The idea of country music icon Glen Campbell covering songs by the likes of Tom Petty, U2, Jackson Browne and the Foo Fighters seemed like a bad joke at the time.
Then, Campbell entered a Los Angeles studio in the spring of 2008 and proceeded to produce a sterling pop masterpiece. His "Meet Glen Campbell" was a top five selection on the Left Lane's year end list of stellar CDs.
Not only had Campbell nailed each song, his production team successfully created a 60s studio feel injecting Campbell's signature string arrangements resulting in a near surreal project.
This past June, Campbell stunned the music industry, announcing he had been diagnosed with early stages of Alzheimer's disease. The now 75-year-old Country Music Hall of Famer explained he had been suffering from short term memory loss for years.
Campbell also had completed a follow-up recording to his 2008 release and revealed plans for a farewell tour before going into retirement.
That tour is a few weeks old and finds Campbell playing a number of mid-market venues including this Sunday night's performance in Huntington, unfortunately, the closest Ohio Valley date on a schedule running through March.
Campbell's first gig at L.A.'s historic Troubadour Club turned into a triumphant, though emotional evening. Several times he stopped in mid-song, occasionally forgetting the lyrics.
According to a review, Campbell handled this adversity with professionalism with the crowd clearly understanding his plight. Campbell recently canceled a Nashville date, but was quick to reschedule. As of this writing, his Huntington show is scheduled to go on as planned.
Meanwhile, Campbell, in late August, released "Ghost on the Canvas," a clear extension of his 2008 disc. This time, Campbell has collaborated with Paul Westerberg (The Replacements) who authored the title track.
Campbell also covers songs penned by Jacob Dylan (son of Bob Dylan); Teddy Thompson (son of Richard Thompson); Rick Nielsen (Cheap Trick); Chris Isaac, and Billy Corgan of the Smashing Pumpkins.
Campbell also co-wrote five additional songs, all referencing his ongoing battle with Alzheimer's. Not surprisingly, "Ghost" is another superb work and easily one of the year's finest records.
All this some 50 years after Campbell first entered the music scene, recording a number of award-winning song beginning in the mid-60s.
Campbell made history by winning four Grammys in both country and pop categories in 1967.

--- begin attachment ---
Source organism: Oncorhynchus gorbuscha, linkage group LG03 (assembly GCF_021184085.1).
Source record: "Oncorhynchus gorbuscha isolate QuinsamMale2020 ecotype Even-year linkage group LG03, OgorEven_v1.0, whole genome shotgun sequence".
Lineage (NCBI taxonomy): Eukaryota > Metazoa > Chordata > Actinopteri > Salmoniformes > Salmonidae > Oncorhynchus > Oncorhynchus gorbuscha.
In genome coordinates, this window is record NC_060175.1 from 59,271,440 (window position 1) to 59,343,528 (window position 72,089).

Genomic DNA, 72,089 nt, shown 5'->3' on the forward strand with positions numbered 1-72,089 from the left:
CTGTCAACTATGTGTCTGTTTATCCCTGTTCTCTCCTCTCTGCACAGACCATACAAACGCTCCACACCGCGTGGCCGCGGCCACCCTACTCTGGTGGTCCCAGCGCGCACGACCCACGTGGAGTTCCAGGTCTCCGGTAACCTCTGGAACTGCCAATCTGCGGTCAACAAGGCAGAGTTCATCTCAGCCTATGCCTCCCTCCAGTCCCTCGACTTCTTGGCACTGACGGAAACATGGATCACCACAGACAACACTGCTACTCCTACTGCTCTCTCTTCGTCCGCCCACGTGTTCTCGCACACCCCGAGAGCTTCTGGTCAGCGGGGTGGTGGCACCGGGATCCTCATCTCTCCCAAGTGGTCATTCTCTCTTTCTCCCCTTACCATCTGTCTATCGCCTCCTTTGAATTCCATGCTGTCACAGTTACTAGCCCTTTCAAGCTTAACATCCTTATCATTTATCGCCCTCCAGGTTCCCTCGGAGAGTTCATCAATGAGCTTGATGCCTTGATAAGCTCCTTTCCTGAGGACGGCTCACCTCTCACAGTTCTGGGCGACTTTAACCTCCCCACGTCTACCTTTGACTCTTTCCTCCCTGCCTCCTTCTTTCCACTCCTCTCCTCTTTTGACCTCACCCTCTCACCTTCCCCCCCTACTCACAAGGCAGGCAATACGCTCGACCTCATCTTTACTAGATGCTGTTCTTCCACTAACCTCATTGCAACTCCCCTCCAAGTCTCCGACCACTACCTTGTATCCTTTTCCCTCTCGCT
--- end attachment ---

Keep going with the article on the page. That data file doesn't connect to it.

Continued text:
His "Gentle on my Mind" earned two country awards while "By the Time I Get to Phoenix" received similar accolades in the pop division.
Campbell's best-known songs are likely Jimmy Webb's "Wichita Lineman" and Larry Weiss' "Rhinestone Cowboy." The British magazine 'Mojo' in 1997 declared 'Wichita Lineman' one of the greatest songs of the 20th century.
In addition to his studio work, Campbell, in 1969, was hand-picked by actor John Wayne to play alongside him in the film True Grit for which Wayne was an Academy Award for Best Actor.
Though Campbell's screen career was to be short-lived, the Arkansas native earned a Golden Globe nomination for Most Promising Newcomer.
Campbell was one of 12 children born to a sharecropper father in 1936. He started playing guitar as a youth without learning to read music. At age 16, Campbell hocked his guitar and traveled west to live with an uncle in New Mexico.
In his early 20s, Campbell moved to Los Angeles where he soon became an in-demand session musician. A little known fact involving Campbell was a brief stint as a touring member of the Beach Boys, filling in for Brian Wilson in 1964 and 1965. Campbell played guitar on the Beach Boys' historic 'Pet Sounds' record. On tour with the band, he played bass and sang falsetto harmonies.
Campbell's life is filled with incredible twists and turns. He has been married four times and is the father of five sons and three daughters, ranging in year of birth from 1956 to 1986.
Since 1982, Campbell has been married to Kimberly Woolen who was a Radio City 'Rockette' when the couple met on a blind date in 1981. They have three children together.
Eight years ago, Campbell was arrested on drunk driving and hit-and-run charges following an incident, ironically, in Phoenix, Az. Campbell was charged with leaving the accident scene and was later arrested at his nearby home.
After being booked into the Maricopa County jail, Campbell was charged with aggravated assault on a police officer, a charge that was later dropped. Pleading guilty to the prior offenses, Campbell received a 10-day jail sentence.
Campbell's new record opens with the self-penned, heartfelt "A Better Place," with Campbell pondering the afterlife. "Some days I'm so confused, Lord/My past gets in my way/I need the ones I love, Lord/More and more each day/One thing I know, the world's been good to me/A better place awaits, you'll see."
Gibson may be reached at firstname.lastname@example.org